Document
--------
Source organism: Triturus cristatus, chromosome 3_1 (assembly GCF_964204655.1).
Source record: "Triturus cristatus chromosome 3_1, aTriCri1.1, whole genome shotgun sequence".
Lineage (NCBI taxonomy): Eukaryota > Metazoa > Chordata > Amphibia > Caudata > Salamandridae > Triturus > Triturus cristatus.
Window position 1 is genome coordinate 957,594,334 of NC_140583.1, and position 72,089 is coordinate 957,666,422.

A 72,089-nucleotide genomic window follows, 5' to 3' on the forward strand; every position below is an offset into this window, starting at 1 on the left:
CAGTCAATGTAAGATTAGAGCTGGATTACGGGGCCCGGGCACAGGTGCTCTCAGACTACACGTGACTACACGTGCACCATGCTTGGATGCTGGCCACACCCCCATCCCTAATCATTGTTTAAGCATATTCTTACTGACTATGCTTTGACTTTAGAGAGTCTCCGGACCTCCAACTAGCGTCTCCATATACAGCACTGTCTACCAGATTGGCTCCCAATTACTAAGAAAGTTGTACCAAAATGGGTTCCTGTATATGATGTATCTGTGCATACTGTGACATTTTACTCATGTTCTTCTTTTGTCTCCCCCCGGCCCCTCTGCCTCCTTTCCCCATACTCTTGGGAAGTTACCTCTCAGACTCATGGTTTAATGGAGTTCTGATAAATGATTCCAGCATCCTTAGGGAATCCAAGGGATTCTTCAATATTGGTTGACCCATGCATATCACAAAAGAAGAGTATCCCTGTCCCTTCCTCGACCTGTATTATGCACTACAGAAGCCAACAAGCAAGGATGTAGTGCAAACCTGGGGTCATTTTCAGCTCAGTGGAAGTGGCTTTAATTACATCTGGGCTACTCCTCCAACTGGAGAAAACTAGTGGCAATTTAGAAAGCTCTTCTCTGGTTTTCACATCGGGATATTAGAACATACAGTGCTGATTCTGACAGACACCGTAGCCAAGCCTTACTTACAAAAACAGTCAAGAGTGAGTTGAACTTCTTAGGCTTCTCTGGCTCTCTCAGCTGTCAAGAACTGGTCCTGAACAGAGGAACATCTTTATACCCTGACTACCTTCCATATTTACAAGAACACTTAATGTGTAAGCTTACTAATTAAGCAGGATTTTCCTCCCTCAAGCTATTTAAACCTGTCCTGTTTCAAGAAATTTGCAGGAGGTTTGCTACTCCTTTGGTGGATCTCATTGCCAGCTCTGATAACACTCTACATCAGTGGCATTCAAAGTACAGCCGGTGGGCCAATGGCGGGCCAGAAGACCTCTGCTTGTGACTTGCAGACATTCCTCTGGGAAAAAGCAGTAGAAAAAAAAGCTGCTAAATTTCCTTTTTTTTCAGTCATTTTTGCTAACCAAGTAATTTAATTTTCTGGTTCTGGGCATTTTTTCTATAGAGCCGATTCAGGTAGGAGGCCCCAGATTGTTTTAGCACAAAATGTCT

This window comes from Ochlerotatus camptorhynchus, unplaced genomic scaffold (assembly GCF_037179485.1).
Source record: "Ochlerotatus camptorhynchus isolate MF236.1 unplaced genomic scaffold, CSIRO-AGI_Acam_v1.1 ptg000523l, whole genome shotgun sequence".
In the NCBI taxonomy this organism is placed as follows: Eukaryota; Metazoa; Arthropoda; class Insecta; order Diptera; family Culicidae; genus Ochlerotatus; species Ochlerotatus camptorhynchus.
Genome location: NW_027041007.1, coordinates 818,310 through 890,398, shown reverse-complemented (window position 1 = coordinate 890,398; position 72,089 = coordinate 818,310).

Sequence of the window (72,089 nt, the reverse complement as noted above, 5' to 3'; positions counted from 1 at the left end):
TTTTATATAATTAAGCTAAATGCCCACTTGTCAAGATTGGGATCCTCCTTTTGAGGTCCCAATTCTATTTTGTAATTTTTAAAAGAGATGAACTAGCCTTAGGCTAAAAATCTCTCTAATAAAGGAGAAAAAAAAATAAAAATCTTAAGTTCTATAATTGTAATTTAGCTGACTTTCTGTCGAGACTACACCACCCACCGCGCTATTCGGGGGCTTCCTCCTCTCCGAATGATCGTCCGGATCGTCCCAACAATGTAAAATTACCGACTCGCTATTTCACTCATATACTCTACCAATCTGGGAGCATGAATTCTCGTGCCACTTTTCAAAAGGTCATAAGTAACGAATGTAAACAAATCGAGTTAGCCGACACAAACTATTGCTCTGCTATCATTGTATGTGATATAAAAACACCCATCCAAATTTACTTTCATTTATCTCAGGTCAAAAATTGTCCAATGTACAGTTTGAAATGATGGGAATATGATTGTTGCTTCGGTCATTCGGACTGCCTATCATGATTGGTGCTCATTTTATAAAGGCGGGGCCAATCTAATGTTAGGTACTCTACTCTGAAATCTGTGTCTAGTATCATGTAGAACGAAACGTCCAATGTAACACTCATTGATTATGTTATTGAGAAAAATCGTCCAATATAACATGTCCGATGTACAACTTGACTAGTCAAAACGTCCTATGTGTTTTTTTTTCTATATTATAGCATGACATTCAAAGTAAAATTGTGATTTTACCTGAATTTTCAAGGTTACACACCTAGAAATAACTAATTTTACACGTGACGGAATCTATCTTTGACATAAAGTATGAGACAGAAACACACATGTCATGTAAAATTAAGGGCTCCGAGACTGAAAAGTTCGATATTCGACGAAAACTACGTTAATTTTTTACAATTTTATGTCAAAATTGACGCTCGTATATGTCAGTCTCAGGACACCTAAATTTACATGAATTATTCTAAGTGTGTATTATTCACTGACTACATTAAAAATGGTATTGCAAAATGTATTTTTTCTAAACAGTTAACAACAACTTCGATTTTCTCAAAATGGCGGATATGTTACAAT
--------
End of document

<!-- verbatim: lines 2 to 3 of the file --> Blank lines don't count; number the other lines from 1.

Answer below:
Source record: "Triturus cristatus chromosome 3_1, aTriCri1.1, whole genome shotgun sequence".
Lineage (NCBI taxonomy): Eukaryota > Metazoa > Chordata > Amphibia > Caudata > Salamandridae > Triturus > Triturus cristatus.